India continued to push developed countries on climate action but played a less-than-constructive role on other issues
India played a mixed role at the recently concluded 25th Conference of Parties (CoP 25) to the United Nations Framework Convention on Climate Change at Madrid. The headline-grabbing moment was when Union Minister of Environment, Forest and Climate Change Prakash Javadekar made some questionable claims about India’s climate action, of which it can nevertheless be justifiably proud.
On the question of markets, the minister emphasised the transition of the Clean Development Mechanism (CDM) credits earned under the Kyoto Protocol to the Paris Agreement. He effectively demanded the carryover of the untraded emission reduction certificates held by Indian companies (estimated at 750 million Certified Emissions Reductions or CERs), which they can sell to raise funds.
For an Indian official, the issue went beyond money to the very “credibility of the UNFCCC process”, but others pointed out that that excessively cheap emissions reductions enabled by the CDM as well as the possibility of double counting could corrupt the process.
Some developed countries have their own credits in the Kyoto closet (called Assigned Amount Units or AAUs) which, if carried over, can obviate the need to engage in any climate effort whatsoever to achieve their Paris targets. Together, various kinds of Kyoto credits amount to about 4 billion gigatonnes of carbon dioxide; and the financial national interest represented by the carryover of these credits stymied any progress on the markets rulebook.
The finalisation of the rulebook has been put off, yet again, to next year’s CoP 26 to be held in Glasgow, which will put great strain on next year’s agenda. It may well put a squeeze on the attention devoted in next year's CoP to the crucial question of raising the level of climate ambition in the next round of Paris targets.
On the question of ‘loss and damage’, the minister urged developed countries to give financial teeth to the Warsaw International Mechanism on Loss and Damage (WIM). The Warsaw Mechanism has been resisted by these countries due to their paranoia (officially enshrined) that the provision of finance would imply admission of legal liability.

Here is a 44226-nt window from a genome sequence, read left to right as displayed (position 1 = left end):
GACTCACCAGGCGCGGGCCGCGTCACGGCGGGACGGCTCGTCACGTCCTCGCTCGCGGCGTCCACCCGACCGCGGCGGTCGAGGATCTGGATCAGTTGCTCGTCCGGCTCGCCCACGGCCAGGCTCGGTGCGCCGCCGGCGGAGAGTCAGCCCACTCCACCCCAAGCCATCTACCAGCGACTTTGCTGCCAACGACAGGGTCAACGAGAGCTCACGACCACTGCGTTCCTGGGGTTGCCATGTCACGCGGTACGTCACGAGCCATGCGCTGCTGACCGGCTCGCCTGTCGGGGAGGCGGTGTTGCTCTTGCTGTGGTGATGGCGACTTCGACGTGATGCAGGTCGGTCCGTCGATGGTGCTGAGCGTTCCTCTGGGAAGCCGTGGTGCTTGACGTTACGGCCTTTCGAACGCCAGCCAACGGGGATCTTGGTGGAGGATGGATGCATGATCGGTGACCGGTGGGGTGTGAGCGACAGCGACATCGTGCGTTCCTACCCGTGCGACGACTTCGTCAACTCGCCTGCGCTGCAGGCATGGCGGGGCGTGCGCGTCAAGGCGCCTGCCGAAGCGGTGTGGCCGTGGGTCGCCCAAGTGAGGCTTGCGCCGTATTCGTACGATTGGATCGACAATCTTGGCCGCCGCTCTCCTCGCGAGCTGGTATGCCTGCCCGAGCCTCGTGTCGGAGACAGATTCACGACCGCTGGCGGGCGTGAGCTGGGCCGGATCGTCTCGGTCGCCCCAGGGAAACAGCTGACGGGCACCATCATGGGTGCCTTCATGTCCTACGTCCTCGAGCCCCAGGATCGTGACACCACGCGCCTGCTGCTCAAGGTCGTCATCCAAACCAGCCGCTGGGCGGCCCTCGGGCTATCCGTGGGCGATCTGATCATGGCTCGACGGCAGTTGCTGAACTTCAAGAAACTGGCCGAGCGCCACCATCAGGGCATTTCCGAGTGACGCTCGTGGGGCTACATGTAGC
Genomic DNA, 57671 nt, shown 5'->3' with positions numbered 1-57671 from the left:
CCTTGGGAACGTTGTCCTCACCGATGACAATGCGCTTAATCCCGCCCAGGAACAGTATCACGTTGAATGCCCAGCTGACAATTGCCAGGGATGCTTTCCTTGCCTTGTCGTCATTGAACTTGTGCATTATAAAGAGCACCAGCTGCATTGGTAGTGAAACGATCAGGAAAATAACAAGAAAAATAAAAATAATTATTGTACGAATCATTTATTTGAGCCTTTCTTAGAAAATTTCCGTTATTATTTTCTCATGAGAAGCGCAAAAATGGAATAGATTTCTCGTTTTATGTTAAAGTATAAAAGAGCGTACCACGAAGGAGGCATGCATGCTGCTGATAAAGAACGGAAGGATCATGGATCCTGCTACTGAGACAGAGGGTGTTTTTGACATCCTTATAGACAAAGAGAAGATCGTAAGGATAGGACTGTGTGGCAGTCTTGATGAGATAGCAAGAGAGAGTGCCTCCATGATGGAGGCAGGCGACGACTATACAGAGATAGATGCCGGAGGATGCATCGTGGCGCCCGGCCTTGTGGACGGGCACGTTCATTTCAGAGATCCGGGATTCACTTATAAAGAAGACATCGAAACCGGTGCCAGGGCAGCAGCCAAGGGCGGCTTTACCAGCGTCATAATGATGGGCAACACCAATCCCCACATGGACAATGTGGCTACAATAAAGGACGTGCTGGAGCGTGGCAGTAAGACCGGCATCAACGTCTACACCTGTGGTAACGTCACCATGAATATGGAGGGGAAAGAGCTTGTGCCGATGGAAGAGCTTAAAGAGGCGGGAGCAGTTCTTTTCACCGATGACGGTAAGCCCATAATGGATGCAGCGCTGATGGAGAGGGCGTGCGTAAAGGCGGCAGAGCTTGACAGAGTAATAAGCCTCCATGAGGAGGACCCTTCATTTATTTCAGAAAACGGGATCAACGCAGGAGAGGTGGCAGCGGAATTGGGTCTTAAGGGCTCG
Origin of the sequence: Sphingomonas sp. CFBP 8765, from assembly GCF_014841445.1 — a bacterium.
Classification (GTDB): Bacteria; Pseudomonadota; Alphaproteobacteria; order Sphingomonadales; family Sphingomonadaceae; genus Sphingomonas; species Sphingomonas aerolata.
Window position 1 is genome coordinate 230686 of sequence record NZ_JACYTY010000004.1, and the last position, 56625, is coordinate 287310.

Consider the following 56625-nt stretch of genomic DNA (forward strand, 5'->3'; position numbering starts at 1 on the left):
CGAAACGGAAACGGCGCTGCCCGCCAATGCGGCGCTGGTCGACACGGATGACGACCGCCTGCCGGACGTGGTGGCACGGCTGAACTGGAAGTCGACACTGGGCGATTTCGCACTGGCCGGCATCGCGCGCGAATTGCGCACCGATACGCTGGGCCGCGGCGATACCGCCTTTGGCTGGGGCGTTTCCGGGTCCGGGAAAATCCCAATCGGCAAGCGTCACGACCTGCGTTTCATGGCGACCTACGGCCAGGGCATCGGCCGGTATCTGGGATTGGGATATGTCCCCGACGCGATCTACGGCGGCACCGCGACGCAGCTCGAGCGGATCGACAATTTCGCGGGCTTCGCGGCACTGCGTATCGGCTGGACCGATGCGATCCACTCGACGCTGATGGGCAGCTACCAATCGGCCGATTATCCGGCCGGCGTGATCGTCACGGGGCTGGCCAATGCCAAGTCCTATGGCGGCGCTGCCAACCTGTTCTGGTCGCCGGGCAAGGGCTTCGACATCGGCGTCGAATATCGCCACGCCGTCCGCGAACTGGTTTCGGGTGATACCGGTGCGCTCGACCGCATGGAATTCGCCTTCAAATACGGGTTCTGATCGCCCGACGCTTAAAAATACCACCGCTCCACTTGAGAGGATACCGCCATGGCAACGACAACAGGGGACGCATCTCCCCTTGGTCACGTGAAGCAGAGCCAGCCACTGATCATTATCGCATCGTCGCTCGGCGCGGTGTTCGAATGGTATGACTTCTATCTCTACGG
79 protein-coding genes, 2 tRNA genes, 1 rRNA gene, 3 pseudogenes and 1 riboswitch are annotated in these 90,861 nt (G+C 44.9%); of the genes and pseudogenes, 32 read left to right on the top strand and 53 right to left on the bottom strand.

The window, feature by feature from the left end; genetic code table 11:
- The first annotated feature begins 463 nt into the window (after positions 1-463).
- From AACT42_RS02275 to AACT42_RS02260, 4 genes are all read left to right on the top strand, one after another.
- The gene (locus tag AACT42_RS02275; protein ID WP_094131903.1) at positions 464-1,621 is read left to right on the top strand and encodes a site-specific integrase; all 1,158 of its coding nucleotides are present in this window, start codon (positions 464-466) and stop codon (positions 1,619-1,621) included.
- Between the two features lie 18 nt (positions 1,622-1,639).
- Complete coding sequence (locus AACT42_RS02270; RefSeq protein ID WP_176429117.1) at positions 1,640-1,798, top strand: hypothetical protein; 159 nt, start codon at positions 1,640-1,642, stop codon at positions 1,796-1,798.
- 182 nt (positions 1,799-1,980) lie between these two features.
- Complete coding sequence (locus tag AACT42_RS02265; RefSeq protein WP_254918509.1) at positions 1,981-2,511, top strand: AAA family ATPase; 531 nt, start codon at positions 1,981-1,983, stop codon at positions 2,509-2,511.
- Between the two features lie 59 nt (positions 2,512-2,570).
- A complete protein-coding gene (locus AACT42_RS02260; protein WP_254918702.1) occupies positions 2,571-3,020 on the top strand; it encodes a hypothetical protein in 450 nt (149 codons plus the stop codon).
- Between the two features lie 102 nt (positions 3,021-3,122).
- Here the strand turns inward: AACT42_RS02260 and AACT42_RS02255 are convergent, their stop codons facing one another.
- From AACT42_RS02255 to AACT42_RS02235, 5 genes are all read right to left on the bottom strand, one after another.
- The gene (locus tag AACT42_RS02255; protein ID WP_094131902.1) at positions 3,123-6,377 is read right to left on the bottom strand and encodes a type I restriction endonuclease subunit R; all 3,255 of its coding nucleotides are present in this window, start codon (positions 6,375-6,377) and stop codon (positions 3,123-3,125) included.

Some developing countries have taken the view that it would be impossible to obtain finance to compensate for loss and damage, but that it might be possible to reach a compromise on getting finance to prevent loss and damage. As some experts had feared, such a seemingly pragmatic stand has merely played into the worst instincts of big polluters.
The debate at the CoP was initially to be centered on the finance arm of the WIM, as well as the Green Climate Fund. However, what eventually emerged in the final decision was a mere “Santiago Network of experts” to “catalyse the technical assistance of relevant organisations, bodies, networks and experts”, toward the “implementation of relevant approaches".
India played a strong role in critiquing the developed world’s continuing poor record on climate action.
It argued that unless a stocktaking exercise of the fulfillment of various pre-2020 commitments by developed countries (such as those made at Copenhagen, Cancun and Kyoto) showed that they were making significant progress, India would not raise its climate ambition for its next round of Paris Agreement targets due in 2020.
It is entirely appropriate for countries such as India to insist on not taking on an even more unfair share of the global mitigation burden unless developed countries deliver on the minimal parameter of fulfilling their existing promises.
India also took a lead in calling for more finance for developing countries for climate action, with the minister emphasising that “not even 2 per cent” of the promised “$1 trillion in the last 10 years” had been delivered.
It is crucial that India continue to push developed countries in this fashion as the entire global climate action framework has been put in jeopardy by the inaction of big polluters.
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